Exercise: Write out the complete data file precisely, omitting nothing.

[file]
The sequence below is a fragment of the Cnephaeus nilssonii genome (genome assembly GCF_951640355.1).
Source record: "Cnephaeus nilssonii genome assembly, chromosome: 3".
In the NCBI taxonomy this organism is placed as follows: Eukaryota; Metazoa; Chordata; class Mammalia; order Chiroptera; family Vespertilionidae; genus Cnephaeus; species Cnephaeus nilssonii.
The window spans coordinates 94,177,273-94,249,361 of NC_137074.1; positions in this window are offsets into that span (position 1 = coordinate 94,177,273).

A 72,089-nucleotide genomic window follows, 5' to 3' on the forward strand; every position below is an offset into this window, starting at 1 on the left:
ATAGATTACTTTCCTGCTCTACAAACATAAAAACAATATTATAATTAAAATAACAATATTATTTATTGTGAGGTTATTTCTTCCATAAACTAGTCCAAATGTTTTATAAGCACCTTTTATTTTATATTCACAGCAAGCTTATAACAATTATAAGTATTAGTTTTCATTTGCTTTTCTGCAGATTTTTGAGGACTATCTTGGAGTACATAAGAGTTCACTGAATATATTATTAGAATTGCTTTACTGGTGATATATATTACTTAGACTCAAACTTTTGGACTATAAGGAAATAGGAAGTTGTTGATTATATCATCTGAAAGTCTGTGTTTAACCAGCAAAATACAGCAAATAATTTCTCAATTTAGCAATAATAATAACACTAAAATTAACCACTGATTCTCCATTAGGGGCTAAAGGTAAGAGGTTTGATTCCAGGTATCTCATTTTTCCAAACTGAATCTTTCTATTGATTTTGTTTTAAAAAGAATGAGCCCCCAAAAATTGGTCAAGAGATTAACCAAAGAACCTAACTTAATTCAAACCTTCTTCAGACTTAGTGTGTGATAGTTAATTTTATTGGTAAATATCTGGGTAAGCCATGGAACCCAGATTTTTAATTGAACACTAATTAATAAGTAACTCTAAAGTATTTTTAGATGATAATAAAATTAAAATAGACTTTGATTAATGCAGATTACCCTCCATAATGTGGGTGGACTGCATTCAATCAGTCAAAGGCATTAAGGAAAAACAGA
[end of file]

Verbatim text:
The sequence below is a fragment of the Cnephaeus nilssonii genome (genome assembly GCF_951640355.1).
Source record: "Cnephaeus nilssonii genome assembly, chromosome: 3".
In the NCBI taxonomy this organism is placed as follows: Eukaryota; Metazoa; Chordata; class Mammalia; order Chiroptera; family Vespertilionidae; genus Cnephaeus; species Cnephaeus nilssonii.
The window spans coordinates 94,177,273-94,249,361 of NC_137074.1; positions in this window are offsets into that span (position 1 = coordinate 94,177,273).

A 72,089-nucleotide genomic window follows, 5' to 3' on the forward strand; every position below is an offset into this window, starting at 1 on the left:
ATAGATTACTTTCCTGCTCTACAAACATAAAAACAATATTATAATTAAAATAACAATATTATTTATTGTGAGGTTATTTCTTCCATAAACTAGTCCAAATGTTTTATAAGCACCTTTTATTTTATATTCACAGCAAGCTTATAACAATTATAAGTATTAGTTTTCATTTGCTTTTCTGCAGATTTTTGAGGACTATCTTGGAGTACATAAGAGTTCACTGAATATATTATTAGAATTGCTTTACTGGTGATATATATTACTTAGACTCAAACTTTTGGACTATAAGGAAATAGGAAGTTGTTGATTATATCATCTGAAAGTCTGTGTTTAACCAGCAAAATACAGCAAATAATTTCTCAATTTAGCAATAATAATAACACTAAAATTAACCACTGATTCTCCATTAGGGGCTAAAGGTAAGAGGTTTGATTCCAGGTATCTCATTTTTCCAAACTGAATCTTTCTATTGATTTTGTTTTAAAAAGAATGAGCCCCCAAAAATTGGTCAAGAGATTAACCAAAGAACCTAACTTAATTCAAACCTTCTTCAGACTTAGTGTGTGATAGTTAATTTTATTGGTAAATATCTGGGTAAGCCATGGAACCCAGATTTTTAATTGAACACTAATTAATAAGTAACTCTAAAGTATTTTTAGATGATAATAAAATTAAAATAGACTTTGATTAATGCAGATTACCCTCCATAATGTGGGTGGACTGCATTCAATCAGTCAAAGGCATTAAGGAAAAACAGA